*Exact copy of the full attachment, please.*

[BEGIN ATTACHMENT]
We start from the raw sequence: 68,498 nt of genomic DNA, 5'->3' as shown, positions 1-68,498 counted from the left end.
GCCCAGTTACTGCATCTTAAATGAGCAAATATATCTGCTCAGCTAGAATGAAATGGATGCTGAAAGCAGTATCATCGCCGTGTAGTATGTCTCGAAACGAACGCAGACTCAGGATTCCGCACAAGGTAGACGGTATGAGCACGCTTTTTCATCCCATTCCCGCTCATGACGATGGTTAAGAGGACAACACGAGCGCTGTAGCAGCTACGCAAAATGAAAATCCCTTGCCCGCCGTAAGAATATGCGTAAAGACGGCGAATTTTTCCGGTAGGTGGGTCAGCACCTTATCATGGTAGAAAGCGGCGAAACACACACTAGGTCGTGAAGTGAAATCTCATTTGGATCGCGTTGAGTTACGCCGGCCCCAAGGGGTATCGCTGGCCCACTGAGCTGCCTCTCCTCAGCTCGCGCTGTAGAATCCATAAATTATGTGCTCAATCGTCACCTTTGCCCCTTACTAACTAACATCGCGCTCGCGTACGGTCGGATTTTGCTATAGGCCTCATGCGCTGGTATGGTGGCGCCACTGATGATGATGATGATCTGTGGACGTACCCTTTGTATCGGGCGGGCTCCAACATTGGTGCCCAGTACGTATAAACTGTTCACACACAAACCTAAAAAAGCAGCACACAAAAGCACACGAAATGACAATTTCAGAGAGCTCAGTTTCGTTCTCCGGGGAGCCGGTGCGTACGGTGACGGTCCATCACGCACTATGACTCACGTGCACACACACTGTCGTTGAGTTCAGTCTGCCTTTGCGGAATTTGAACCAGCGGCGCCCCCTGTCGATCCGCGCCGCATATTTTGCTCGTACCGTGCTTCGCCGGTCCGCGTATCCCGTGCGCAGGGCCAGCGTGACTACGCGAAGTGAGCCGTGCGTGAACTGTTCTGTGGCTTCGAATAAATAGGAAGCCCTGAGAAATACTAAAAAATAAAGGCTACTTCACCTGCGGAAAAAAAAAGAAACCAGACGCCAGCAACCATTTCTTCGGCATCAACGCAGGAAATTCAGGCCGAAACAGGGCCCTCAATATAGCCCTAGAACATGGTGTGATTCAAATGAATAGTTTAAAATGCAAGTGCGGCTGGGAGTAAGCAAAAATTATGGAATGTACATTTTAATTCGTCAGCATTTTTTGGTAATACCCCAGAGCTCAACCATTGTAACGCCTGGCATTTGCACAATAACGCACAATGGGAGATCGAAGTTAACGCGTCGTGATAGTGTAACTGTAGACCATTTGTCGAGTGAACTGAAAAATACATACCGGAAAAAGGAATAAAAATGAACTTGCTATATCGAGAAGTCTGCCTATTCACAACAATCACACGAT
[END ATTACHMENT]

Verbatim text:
We start from the raw sequence: 68,498 nt of genomic DNA, 5'->3' as shown, positions 1-68,498 counted from the left end.
GCCCAGTTACTGCATCTTAAATGAGCAAATATATCTGCTCAGCTAGAATGAAATGGATGCTGAAAGCAGTATCATCGCCGTGTAGTATGTCTCGAAACGAACGCAGACTCAGGATTCCGCACAAGGTAGACGGTATGAGCACGCTTTTTCATCCCATTCCCGCTCATGACGATGGTTAAGAGGACAACACGAGCGCTGTAGCAGCTACGCAAAATGAAAATCCCTTGCCCGCCGTAAGAATATGCGTAAAGACGGCGAATTTTTCCGGTAGGTGGGTCAGCACCTTATCATGGTAGAAAGCGGCGAAACACACACTAGGTCGTGAAGTGAAATCTCATTTGGATCGCGTTGAGTTACGCCGGCCCCAAGGGGTATCGCTGGCCCACTGAGCTGCCTCTCCTCAGCTCGCGCTGTAGAATCCATAAATTATGTGCTCAATCGTCACCTTTGCCCCTTACTAACTAACATCGCGCTCGCGTACGGTCGGATTTTGCTATAGGCCTCATGCGCTGGTATGGTGGCGCCACTGATGATGATGATGATCTGTGGACGTACCCTTTGTATCGGGCGGGCTCCAACATTGGTGCCCAGTACGTATAAACTGTTCACACACAAACCTAAAAAAGCAGCACACAAAAGCACACGAAATGACAATTTCAGAGAGCTCAGTTTCGTTCTCCGGGGAGCCGGTGCGTACGGTGACGGTCCATCACGCACTATGACTCACGTGCACACACACTGTCGTTGAGTTCAGTCTGCCTTTGCGGAATTTGAACCAGCGGCGCCCCCTGTCGATCCGCGCCGCATATTTTGCTCGTACCGTGCTTCGCCGGTCCGCGTATCCCGTGCGCAGGGCCAGCGTGACTACGCGAAGTGAGCCGTGCGTGAACTGTTCTGTGGCTTCGAATAAATAGGAAGCCCTGAGAAATACTAAAAAATAAAGGCTACTTCACCTGCGGAAAAAAAAAGAAACCAGACGCCAGCAACCATTTCTTCGGCATCAACGCAGGAAATTCAGGCCGAAACAGGGCCCTCAATATAGCCCTAGAACATGGTGTGATTCAAATGAATAGTTTAAAATGCAAGTGCGGCTGGGAGTAAGCAAAAATTATGGAATGTACATTTTAATTCGTCAGCATTTTTTGGTAATACCCCAGAGCTCAACCATTGTAACGCCTGGCATTTGCACAATAACGCACAATGGGAGATCGAAGTTAACGCGTCGTGATAGTGTAACTGTAGACCATTTGTCGAGTGAACTGAAAAATACATACCGGAAAAAGGAATAAAAATGAACTTGCTATATCGAGAAGTCTGCCTATTCACAACAATCACACGAT